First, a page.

1962 D 1963


Figure 19. Monthly mean discharge at selected locations in the Miami and
Tamiami Canals, October 1960 through September 1963.

Jeune Road, Miami Canal at N.W. 36th Street, and Miami Canal at
N.W. 27th Avenue. The discharge shown for Miami Canal at N.W.
36th Street was taken directly from published records. Because the
Geological Survey at present has no discharge stations at the
other two locations, the discharge was computed as follows: The
discharge for Tamiami Canal at LeJeune Road is the summation
of the three discharge stations (Tamiami Canal near Coral Gables,
North Line Canal near Coral Gables, and Coral Gables Canal
near Coral Gables) plus 30 percent of the flow difference between
the total of the above stations plus the discharge at Miami
Canal at N.W. 36th Street from the total flow of the Miami
River at Brickell Avenue. The computed discharge for Miami
Canal at N.W. 27th Avenue is the flow of Tamiami Canal at
LeJeune Road plus the discharge of the Miami Canal at N.W.
36th Street plus 30 percent of the flow difference between Tamiami
Canal at LeJeune Road plus Miami Canal at N.W. 36th Street
from the total discharge of the Miami River at Brickell Avenue.






FLORIDA GEOLOGICAL SURVEY


Locations of the above discharge stations are shown on the map
in figures 1 and 2. The mean monthly discharge for Miami
Canal at N.W. 36th Street indicates that during extreme dry
periods there would not be water available for lockages at this
location. On the other hand, the Tamiami Canal at LeJeune Road
would have a minimum flow during a dry period, such as that
experienced early in 1962, of about 30 cfs, and the Miami Canal
at N.W. 27th Avenue would have a minimum flow of about 55 cfs


1961 1962 1963
Figure 20. Monthly mean discharge from or into the aquifer below the
control dams in the Miami River and its tributaries, April 1961 through
September 1963.

available for boat lockages. This minimum flow also takes into
account the additional storage of fresh water that could be used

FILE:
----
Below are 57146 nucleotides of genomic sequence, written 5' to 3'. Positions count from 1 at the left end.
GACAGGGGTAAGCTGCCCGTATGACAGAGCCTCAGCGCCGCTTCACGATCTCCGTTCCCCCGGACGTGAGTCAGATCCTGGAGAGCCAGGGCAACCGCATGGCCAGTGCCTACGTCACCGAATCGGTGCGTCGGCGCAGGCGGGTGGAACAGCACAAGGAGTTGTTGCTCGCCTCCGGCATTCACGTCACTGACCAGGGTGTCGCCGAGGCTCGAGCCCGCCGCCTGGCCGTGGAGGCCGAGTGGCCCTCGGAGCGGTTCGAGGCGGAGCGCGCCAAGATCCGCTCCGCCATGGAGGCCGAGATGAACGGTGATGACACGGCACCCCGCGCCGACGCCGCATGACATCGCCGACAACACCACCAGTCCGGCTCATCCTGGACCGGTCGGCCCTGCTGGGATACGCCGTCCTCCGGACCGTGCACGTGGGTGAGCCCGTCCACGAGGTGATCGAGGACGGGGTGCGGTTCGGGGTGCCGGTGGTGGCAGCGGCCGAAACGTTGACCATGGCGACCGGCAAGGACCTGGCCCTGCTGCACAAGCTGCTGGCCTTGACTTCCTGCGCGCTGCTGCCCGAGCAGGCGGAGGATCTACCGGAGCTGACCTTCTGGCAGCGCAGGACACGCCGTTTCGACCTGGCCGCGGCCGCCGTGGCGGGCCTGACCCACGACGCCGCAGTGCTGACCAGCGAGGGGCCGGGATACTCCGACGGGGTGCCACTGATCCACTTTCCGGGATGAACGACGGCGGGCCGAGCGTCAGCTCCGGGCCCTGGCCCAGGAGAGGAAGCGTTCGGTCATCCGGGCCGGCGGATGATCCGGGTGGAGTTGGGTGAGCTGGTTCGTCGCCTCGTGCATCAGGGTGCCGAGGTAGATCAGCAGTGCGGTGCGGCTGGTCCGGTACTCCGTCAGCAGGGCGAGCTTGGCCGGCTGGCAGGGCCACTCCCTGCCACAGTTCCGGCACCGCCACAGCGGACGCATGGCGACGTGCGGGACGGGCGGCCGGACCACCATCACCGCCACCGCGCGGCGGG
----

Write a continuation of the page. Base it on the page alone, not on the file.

for boat lockages that would become available in the aquifer
and several lakes with the relocation of the controls downstream
from their present location.
The discharge from or into the Biscayne aquifer from the
Miami River and its tributaries below the control dams during the
dry period April 1961 through September 1963 is shown in figure
20. Even during this dry period the aquifer was discharging to
the Miami River at all times except for March 1962 when ab-






REPORT OF INVESTIGATION NO. 45


normally high tides occurred, and again in April and May 1963.
The most important factors that will control the ultimate
effectiveness of the proposed lock and dam structure are: (1) the
precautions taken to prevent the movement of salt water beyond
the structure during locking operations; and (2) the amount of
fresh water used for locking boats during prolonged drought.
If, in the future, the amount of fresh water used in locking plus
that required to maintain safe water levels at the control were
to exceed the quantity available in the canal system, the effective-
ness of the control of salt intrusion would be negated and a re-
advance of the salt front would occur.

THE EFFECTS OF WIND ON WATER MOVEMENT
The effects of wind on water levels and canal discharge are
shown in figure 21. When Hurricane Cleo passed through the
Miami area on August 26-27, 1964, the hydrologic effect was
recorded on all gages in the study area and the tidal gages in
Biscayne Bay. Discharge illustrated in the upper graph shows
the flow through the salinity control in the Miami Canal at N.W.
36th Street. Early in the morning on August 26 the discharge at
the control was averaging 170 cfs with 4 half needles open. In
anticipation of the impending hurricane and possible flooding,
the control was opened to 22 full and 6 half needles at 11:00
a.m. The flow then increased to 580 cfs at 3:00 p.m. on August 26,
but fell off rapidly to a negative (upstream) flow of 62 cfs at
11:00 p.m. when the strongest easterly winds hit the area and
pushed the water in the Miami River at Brickell Avenue to a
higher level than that above the open control dam as shown in
the center hydrographs from 10:00 p.m. to 11:30 p.m. on August
26. After the eye of Hurricane Cleo passed, the strong westerly
winds increased in intensity until a westward gradient of more
than 3.5 feet existed across Biscayne Bay. That effect is markedly
shown in the lower hydrograph when the Biscayne Bay at Coconut
Grove tide gage recorded a minimum of -1.4 feet (referred to
msl) at 3:00 a.m. on August 27, while the Biscayne Bay tide
gage located in the Key Biscayne Marina recorded a high of 2.55
feet at 3:20 a.m. on August 27. Hurricane Cleo was a relatively
dry storm. The average rainfall recorded at the three rain gages
in the basin was 0.77 inch on August 26, and 4.61 inches on
August 27.